In confirmation of these remarks, I may quote the following sentences from the valuable work of Mr Tylor on ‘Primitive Culture.' He says: “Even with much time, and care, and knowledge of language, it is not always easy to elicit from savages the details of their theology. They try to hide from the prying and contemptuous foreigner their worship of gods who seem to shrink, like their worshippers, before the white man and his mightier Deity. Mr Sproat's experience in Vancouver's Island is an apt example of this state of things. He says: 'I was two years among the Ahts, with my mind constantly directed towards the subject of their religious beliefs, before I could discover that they possessed any ideas as to an overruling power or a future state of existence. The traders on the coast, and other persons well acquainted with the people, told me that they had no such ideas, and this opinion was confirmed by conversation with many of the less intelligent savages; but at last I succeeded in getting a satisfactory clue.' It then appeared that the Ahts had all the time been hiding a whole characteristic system of religious doctrines as to souls and their migrations, the spirits who do good and ill to men, and the great gods above all. Thus, even where no positive proof of religious ideas among any particular tribe has reached us, we should distrust its denial by observers whose acquaintance with the tribe in question has not been intimate as well as kindly.”

I would remark, in the third place, that we must beware of denying that a rude and feebly developed religion is religion at all. We must not expect too much. Many who have affirmed that such and such peoples were destitute of religion have done so because these peoples did not believe in one supreme God, or had no proper conception of a Creator or Moral Governor. They have identified religion with theism, and represented as destitute of religion tribes whose doctrines fell so far short of their own that they thought them unworthy to be designated religious. As the early Christians were called atheists because they disowned the gods of pagan Rome, so several heathen tribes have been called atheists by those who could find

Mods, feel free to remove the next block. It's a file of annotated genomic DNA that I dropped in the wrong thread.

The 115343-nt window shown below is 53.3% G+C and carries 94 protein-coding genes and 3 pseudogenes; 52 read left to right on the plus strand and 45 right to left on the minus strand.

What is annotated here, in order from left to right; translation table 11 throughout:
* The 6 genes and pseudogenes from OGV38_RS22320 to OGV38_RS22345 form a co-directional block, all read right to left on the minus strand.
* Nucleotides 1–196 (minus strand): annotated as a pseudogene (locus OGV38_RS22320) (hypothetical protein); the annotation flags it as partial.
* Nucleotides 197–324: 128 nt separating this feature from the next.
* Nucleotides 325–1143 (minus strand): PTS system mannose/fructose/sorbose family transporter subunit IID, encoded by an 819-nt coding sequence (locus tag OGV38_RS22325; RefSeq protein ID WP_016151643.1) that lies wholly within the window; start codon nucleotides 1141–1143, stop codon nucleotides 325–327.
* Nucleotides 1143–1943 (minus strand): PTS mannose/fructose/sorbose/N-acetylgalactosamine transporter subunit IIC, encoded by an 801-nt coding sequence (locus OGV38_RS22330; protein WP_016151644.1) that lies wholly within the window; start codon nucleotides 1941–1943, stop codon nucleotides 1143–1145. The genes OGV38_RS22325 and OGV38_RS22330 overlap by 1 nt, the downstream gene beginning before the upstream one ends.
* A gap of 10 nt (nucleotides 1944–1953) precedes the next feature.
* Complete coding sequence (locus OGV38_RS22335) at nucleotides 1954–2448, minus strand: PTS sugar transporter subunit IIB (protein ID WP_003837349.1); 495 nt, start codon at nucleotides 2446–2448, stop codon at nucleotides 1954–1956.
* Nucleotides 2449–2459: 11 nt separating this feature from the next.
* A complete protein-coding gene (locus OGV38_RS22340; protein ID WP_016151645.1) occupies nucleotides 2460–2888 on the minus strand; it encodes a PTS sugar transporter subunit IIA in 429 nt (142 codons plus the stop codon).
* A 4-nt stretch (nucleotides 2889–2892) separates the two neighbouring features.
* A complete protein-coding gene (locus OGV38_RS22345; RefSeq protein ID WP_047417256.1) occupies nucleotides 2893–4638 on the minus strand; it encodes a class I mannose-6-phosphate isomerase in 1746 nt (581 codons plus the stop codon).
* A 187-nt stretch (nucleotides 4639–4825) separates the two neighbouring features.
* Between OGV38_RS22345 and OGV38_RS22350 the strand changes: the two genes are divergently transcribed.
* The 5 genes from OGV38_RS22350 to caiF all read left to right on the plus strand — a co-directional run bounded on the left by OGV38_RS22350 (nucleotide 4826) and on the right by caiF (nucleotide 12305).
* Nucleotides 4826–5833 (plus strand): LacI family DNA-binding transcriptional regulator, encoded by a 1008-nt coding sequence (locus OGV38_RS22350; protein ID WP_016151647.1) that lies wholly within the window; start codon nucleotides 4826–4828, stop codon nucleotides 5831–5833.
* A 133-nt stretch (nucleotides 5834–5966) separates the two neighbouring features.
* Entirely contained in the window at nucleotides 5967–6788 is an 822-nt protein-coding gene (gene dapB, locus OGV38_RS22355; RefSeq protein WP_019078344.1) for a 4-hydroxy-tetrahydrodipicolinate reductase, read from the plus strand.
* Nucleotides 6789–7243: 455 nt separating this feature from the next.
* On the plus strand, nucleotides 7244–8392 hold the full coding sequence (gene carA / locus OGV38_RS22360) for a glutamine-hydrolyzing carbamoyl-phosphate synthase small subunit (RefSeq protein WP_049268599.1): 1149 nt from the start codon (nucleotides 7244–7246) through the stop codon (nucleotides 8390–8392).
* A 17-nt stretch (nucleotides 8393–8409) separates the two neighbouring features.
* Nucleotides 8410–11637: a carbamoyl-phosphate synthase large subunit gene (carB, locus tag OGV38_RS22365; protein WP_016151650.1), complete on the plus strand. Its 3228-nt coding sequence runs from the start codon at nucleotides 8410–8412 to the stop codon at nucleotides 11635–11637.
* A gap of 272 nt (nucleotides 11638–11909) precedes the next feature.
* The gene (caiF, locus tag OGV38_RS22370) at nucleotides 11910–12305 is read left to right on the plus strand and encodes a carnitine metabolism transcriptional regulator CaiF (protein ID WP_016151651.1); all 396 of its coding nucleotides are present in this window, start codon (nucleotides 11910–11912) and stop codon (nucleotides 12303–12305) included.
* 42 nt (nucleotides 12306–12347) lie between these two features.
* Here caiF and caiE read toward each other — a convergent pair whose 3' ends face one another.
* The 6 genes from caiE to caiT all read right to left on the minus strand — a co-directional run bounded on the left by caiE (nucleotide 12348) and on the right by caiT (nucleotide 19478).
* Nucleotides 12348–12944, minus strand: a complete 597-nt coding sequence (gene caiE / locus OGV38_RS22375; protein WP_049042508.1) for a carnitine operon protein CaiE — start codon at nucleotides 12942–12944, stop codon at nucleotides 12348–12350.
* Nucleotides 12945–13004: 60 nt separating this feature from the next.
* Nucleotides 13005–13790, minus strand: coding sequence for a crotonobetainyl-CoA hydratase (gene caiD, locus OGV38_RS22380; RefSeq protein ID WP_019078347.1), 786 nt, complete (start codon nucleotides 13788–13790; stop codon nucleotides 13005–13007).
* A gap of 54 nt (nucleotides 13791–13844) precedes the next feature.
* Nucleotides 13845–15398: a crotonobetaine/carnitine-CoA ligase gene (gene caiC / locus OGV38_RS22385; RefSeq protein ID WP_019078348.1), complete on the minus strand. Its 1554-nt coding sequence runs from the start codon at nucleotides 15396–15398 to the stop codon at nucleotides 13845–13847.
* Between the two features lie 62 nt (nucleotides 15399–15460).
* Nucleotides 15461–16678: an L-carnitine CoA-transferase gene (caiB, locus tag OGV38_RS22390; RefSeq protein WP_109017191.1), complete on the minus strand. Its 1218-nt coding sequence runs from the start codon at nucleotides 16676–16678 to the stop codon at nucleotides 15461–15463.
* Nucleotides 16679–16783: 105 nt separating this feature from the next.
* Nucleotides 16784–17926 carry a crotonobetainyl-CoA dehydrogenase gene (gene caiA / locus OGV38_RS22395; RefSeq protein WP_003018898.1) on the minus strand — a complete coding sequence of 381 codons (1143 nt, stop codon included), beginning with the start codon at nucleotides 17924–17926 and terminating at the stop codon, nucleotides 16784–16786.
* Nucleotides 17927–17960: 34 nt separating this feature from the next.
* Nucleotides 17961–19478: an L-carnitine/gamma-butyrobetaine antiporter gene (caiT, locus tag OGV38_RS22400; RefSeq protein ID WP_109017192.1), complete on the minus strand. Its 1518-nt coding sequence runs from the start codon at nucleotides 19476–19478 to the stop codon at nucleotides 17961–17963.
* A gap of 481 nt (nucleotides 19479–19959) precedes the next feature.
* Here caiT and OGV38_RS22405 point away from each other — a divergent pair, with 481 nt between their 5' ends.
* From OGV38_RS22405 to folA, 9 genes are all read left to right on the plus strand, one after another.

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among them no traces of belief in the one true God; or if not called atheists they have been said to have no religion but merely superstitions. Testimony of this kind, however, is quite worthless when the point to be decided is whether religion is universal or not. Superstition, as understood by the writers referred to, just means false religion, and the presence of false religion is as good evi. dence of the existence of religion as the presence of true religion. The distinction between religion and superstition is a very important one in its proper place, but it has no relevancy here, and the employment of it in this connection is a sure sign of confusion of thought. We have no right to identify religion with particular phases of religion. We have no right to pronounce a low or bad religion no religion at all. We have no right to include in our definition of religion the belief in one Supreme Being, in the creation of the world, in the immortality of the soul, or a regulated outward worship, or a priesthood, &c. We are inquiring whether or not religion in some form is everywhere to be discovered; and in order to arrive at a correct answer, we must not ignore or discard any form of it, however humble or ignoble, however undeveloped or degenerate.

We must be content with a minimum definition, —with the definition which comprehends all phenomena admitted to be religious. Perhaps if we say